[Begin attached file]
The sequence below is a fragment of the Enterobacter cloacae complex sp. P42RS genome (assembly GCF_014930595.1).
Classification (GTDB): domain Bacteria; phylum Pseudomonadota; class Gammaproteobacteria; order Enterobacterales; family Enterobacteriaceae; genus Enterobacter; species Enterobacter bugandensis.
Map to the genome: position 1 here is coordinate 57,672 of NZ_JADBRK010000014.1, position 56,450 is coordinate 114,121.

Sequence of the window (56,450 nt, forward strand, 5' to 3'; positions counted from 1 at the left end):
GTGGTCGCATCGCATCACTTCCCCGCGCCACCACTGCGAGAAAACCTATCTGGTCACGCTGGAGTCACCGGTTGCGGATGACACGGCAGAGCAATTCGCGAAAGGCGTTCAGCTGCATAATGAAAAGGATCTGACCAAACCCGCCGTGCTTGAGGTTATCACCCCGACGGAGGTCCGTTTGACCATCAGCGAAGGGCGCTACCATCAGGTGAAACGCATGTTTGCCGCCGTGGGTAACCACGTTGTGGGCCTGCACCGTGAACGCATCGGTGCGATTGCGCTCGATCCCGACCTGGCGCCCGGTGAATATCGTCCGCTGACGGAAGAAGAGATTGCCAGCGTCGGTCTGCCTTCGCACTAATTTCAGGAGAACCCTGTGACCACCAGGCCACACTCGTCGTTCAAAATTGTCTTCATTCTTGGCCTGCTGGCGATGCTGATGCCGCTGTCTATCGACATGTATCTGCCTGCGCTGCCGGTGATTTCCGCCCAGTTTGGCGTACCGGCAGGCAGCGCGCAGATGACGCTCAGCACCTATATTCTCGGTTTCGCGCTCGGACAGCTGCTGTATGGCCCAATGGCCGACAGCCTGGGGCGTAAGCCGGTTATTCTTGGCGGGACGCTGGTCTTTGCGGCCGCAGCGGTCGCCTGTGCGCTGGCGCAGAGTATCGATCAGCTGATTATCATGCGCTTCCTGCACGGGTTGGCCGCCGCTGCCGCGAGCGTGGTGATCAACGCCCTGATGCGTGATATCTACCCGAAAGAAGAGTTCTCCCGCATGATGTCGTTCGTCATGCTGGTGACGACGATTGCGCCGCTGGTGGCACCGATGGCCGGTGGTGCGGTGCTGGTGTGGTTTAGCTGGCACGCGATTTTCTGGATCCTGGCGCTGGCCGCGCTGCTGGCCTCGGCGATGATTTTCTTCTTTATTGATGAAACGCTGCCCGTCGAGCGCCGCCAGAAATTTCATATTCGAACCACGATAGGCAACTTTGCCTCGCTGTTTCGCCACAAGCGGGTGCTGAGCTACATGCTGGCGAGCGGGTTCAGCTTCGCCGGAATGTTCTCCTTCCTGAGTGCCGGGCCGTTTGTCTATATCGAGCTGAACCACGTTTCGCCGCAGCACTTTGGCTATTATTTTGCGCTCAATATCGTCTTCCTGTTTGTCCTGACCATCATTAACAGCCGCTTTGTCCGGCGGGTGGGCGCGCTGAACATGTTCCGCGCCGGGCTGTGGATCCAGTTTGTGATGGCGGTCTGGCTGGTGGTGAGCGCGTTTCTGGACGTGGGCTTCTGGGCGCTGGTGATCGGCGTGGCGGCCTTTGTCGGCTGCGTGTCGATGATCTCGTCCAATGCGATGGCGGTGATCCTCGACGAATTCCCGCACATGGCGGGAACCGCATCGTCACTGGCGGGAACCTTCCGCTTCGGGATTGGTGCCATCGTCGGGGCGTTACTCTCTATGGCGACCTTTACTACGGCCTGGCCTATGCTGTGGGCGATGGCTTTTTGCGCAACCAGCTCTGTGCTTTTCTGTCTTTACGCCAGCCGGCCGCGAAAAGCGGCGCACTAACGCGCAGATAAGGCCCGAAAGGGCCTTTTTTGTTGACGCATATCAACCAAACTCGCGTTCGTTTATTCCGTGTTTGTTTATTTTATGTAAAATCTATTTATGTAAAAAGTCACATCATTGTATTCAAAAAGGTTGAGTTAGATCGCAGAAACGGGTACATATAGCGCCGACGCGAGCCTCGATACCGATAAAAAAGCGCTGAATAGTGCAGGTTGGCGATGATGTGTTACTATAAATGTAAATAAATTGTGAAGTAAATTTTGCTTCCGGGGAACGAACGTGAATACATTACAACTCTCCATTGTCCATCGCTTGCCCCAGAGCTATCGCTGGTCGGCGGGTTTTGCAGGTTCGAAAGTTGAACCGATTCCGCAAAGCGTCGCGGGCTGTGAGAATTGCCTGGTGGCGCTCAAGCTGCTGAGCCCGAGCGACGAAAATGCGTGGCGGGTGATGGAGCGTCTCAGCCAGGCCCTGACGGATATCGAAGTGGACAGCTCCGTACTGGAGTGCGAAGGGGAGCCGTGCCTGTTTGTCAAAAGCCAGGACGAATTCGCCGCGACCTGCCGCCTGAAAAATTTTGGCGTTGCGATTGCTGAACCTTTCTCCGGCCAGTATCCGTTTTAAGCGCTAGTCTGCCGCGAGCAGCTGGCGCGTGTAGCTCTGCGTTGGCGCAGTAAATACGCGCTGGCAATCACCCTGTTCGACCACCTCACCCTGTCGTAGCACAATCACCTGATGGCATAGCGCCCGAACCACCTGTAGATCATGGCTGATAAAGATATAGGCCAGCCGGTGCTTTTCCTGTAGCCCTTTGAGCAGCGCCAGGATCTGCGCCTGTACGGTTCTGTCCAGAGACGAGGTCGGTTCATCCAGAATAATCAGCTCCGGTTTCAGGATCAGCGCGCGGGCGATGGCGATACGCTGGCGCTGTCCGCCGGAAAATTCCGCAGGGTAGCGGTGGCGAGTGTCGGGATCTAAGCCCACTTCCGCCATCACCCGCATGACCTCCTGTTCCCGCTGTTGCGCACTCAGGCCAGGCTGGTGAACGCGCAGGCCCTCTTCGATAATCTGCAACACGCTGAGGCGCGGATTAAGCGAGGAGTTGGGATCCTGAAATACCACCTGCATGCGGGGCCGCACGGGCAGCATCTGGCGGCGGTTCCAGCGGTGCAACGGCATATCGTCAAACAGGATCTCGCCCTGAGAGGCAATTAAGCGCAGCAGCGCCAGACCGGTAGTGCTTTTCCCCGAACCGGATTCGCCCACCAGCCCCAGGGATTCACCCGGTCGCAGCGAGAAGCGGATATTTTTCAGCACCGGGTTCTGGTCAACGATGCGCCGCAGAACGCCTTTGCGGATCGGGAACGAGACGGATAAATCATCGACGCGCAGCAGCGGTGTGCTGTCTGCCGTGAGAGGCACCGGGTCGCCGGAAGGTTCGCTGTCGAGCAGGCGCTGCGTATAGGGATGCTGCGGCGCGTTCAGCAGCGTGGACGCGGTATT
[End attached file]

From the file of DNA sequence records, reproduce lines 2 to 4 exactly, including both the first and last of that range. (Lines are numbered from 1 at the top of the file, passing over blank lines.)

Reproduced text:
Classification (GTDB): domain Bacteria; phylum Pseudomonadota; class Gammaproteobacteria; order Enterobacterales; family Enterobacteriaceae; genus Enterobacter; species Enterobacter bugandensis.
Map to the genome: position 1 here is coordinate 57,672 of NZ_JADBRK010000014.1, position 56,450 is coordinate 114,121.

Sequence of the window (56,450 nt, forward strand, 5' to 3'; positions counted from 1 at the left end):